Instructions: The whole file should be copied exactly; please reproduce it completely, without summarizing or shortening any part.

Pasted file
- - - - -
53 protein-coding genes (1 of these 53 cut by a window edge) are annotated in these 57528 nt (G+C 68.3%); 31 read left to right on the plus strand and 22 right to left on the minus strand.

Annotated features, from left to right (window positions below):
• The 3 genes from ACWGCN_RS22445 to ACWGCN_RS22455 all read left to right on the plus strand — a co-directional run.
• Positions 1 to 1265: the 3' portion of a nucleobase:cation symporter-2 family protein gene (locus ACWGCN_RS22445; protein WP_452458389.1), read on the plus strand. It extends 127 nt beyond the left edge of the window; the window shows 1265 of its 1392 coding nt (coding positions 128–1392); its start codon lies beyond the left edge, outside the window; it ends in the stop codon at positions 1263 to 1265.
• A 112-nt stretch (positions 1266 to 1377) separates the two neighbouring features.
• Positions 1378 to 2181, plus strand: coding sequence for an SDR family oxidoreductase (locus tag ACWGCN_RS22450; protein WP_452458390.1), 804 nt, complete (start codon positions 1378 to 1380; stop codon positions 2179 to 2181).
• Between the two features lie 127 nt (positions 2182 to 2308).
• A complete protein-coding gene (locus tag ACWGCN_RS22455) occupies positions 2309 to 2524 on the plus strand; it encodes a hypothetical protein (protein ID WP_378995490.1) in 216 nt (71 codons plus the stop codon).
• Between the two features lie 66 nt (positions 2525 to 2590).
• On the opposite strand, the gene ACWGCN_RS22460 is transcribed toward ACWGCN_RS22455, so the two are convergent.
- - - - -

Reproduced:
53 protein-coding genes (1 of these 53 cut by a window edge) are annotated in these 57528 nt (G+C 68.3%); 31 read left to right on the plus strand and 22 right to left on the minus strand.

Annotated features, from left to right (window positions below):
• The 3 genes from ACWGCN_RS22445 to ACWGCN_RS22455 all read left to right on the plus strand — a co-directional run.
• Positions 1 to 1265: the 3' portion of a nucleobase:cation symporter-2 family protein gene (locus ACWGCN_RS22445; protein WP_452458389.1), read on the plus strand. It extends 127 nt beyond the left edge of the window; the window shows 1265 of its 1392 coding nt (coding positions 128–1392); its start codon lies beyond the left edge, outside the window; it ends in the stop codon at positions 1263 to 1265.
• A 112-nt stretch (positions 1266 to 1377) separates the two neighbouring features.
• Positions 1378 to 2181, plus strand: coding sequence for an SDR family oxidoreductase (locus tag ACWGCN_RS22450; protein WP_452458390.1), 804 nt, complete (start codon positions 1378 to 1380; stop codon positions 2179 to 2181).
• Between the two features lie 127 nt (positions 2182 to 2308).
• A complete protein-coding gene (locus tag ACWGCN_RS22455) occupies positions 2309 to 2524 on the plus strand; it encodes a hypothetical protein (protein ID WP_378995490.1) in 216 nt (71 codons plus the stop codon).
• Between the two features lie 66 nt (positions 2525 to 2590).
• On the opposite strand, the gene ACWGCN_RS22460 is transcribed toward ACWGCN_RS22455, so the two are convergent.